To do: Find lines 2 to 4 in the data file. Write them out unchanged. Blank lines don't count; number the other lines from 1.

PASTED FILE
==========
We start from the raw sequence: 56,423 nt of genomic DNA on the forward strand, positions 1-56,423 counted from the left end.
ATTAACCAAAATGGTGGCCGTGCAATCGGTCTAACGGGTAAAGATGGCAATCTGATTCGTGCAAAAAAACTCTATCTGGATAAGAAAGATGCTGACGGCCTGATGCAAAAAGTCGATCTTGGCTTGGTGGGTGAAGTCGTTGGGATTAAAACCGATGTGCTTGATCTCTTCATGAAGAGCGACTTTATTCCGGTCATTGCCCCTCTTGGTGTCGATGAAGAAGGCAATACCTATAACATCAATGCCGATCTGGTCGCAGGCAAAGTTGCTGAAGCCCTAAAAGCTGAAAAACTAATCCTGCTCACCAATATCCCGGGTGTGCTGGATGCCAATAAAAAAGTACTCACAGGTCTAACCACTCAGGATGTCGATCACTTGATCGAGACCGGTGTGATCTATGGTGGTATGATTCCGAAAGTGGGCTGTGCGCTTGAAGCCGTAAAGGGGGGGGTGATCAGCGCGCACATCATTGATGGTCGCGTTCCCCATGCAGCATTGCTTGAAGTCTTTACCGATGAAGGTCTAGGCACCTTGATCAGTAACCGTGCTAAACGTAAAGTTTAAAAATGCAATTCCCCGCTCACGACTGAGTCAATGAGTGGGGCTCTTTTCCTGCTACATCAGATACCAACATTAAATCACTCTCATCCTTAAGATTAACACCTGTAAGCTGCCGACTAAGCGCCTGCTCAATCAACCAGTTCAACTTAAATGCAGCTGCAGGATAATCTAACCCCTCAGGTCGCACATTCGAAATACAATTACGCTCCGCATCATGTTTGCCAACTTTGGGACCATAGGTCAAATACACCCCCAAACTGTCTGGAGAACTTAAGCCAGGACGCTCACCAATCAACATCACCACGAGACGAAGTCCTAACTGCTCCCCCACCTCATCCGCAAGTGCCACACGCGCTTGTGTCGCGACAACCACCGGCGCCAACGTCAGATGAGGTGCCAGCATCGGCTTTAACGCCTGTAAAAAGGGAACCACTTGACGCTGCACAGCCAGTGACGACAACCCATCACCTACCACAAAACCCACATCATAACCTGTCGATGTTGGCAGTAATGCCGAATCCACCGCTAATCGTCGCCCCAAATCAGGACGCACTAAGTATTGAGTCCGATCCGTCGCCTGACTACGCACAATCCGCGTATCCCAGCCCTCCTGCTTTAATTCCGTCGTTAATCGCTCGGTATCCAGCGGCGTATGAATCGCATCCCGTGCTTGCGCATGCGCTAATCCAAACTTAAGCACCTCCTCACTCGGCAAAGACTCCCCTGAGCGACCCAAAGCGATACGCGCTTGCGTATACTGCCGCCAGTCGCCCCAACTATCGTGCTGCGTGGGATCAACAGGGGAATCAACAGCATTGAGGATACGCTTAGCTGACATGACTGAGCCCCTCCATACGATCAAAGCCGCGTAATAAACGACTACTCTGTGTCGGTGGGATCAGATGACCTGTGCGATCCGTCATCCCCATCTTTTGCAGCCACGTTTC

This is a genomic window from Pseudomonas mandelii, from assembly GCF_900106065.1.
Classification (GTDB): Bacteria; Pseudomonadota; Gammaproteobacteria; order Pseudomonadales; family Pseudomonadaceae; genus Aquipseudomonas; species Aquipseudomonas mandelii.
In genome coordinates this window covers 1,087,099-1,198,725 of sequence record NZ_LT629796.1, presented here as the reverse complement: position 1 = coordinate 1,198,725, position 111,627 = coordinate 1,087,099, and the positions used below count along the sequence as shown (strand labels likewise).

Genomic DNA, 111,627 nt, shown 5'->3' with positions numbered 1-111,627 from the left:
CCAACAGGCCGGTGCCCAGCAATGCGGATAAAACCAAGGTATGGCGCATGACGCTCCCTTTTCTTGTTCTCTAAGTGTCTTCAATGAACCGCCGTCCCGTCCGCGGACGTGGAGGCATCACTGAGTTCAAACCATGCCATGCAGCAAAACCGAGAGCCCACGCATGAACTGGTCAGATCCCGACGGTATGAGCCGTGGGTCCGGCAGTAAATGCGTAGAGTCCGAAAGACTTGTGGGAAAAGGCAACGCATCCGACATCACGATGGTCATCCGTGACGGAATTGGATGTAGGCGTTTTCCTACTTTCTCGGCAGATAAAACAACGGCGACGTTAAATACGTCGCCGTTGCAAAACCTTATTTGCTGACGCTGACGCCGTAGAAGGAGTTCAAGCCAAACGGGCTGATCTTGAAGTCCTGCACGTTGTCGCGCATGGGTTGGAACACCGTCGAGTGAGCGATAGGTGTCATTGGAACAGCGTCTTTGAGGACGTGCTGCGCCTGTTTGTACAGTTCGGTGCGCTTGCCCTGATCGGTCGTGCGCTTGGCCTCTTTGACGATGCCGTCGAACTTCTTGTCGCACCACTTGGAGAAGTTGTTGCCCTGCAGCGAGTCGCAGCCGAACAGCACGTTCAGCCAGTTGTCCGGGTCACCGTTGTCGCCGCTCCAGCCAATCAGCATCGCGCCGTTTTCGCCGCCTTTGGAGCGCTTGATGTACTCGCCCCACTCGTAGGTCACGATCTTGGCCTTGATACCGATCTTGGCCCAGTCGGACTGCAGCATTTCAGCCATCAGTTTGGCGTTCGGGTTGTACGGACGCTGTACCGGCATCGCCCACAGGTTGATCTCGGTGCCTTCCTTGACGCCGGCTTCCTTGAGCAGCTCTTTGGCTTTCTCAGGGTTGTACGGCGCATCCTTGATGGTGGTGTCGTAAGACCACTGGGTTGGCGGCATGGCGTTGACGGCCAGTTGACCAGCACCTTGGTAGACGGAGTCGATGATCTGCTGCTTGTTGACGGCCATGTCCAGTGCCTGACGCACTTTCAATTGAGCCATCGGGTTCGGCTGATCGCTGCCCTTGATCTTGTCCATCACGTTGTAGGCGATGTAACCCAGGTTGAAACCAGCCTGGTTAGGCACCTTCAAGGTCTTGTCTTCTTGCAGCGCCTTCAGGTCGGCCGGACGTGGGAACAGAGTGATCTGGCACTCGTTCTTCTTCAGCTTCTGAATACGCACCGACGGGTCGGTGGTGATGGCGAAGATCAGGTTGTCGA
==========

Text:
ATTAACCAAAATGGTGGCCGTGCAATCGGTCTAACGGGTAAAGATGGCAATCTGATTCGTGCAAAAAAACTCTATCTGGATAAGAAAGATGCTGACGGCCTGATGCAAAAAGTCGATCTTGGCTTGGTGGGTGAAGTCGTTGGGATTAAAACCGATGTGCTTGATCTCTTCATGAAGAGCGACTTTATTCCGGTCATTGCCCCTCTTGGTGTCGATGAAGAAGGCAATACCTATAACATCAATGCCGATCTGGTCGCAGGCAAAGTTGCTGAAGCCCTAAAAGCTGAAAAACTAATCCTGCTCACCAATATCCCGGGTGTGCTGGATGCCAATAAAAAAGTACTCACAGGTCTAACCACTCAGGATGTCGATCACTTGATCGAGACCGGTGTGATCTATGGTGGTATGATTCCGAAAGTGGGCTGTGCGCTTGAAGCCGTAAAGGGGGGGGTGATCAGCGCGCACATCATTGATGGTCGCGTTCCCCATGCAGCATTGCTTGAAGTCTTTACCGATGAAGGTCTAGGCACCTTGATCAGTAACCGTGCTAAACGTAAAGTTTAAAAATGCAATTCCCCGCTCACGACTGAGTCAATGAGTGGGGCTCTTTTCCTGCTACATCAGATACCAACATTAAATCACTCTCATCCTTAAGATTAACACCTGTAAGCTGCCGACTAAGCGCCTGCTCAATCAACCAGTTCAACTTAAATGCAGCTGCAGGATAATCTAACCCCTCAGGTCGCACATTCGAAATACAATTACGCTCCGCATCATGTTTGCCAACTTTGGGACCATAGGTCAAATACACCCCCAAACTGTCTGGAGAACTTAAGCCAGGACGCTCACCAATCAACATCACCACGAGACGAAGTCCTAACTGCTCCCCCACCTCATCCGCAAGTGCCACACGCGCTTGTGTCGCGACAACCACCGGCGCCAACGTCAGATGAGGTGCCAGCATCGGCTTTAACGCCTGTAAAAAGGGAACCACTTGACGCTGCACAGCCAGTGACGACAACCCATCACCTACCACAAAACCCACATCATAACCTGTCGATGTTGGCAGTAATGCCGAATCCACCGCTAATCGTCGCCCCAAATCAGGACGCACTAAGTATTGAGTCCGATCCGTCGCCTGACTACGCACAATCCGCGTATCCCAGCCCTCCTGCTTTAATTCCGTCGTTAATCGCTCGGTATCCAGCGGCGTATGAATCGCATCCCGTGCTTGCGCATGCGCTAATCCAAACTTAAGCACCTCCTCACTCGGCAAAGACTCCCCTGAGCGACCCAAAGCGATACGCGCTTGCGTATACTGCCGCCAGTCGCCCCAACTATCGTGCTGCGTGGGATCAACAGGGGAATCAACAGCATTGAGGATACGCTTAGCTGACATGACTGAGCCCCTCCATACGATCAAAGCCGCGTAATAAACGACTACTCTGTGTCGGTGGGATCAGATGACCTGTGCGATCCGTCATCCCCATCTTTTGCAGCCACGTTTC

This is a genomic window from Pseudomonas mandelii, from assembly GCF_900106065.1.
Classification (GTDB): Bacteria; Pseudomonadota; Gammaproteobacteria; order Pseudomonadales; family Pseudomonadaceae; genus Aquipseudomonas; species Aquipseudomonas mandelii.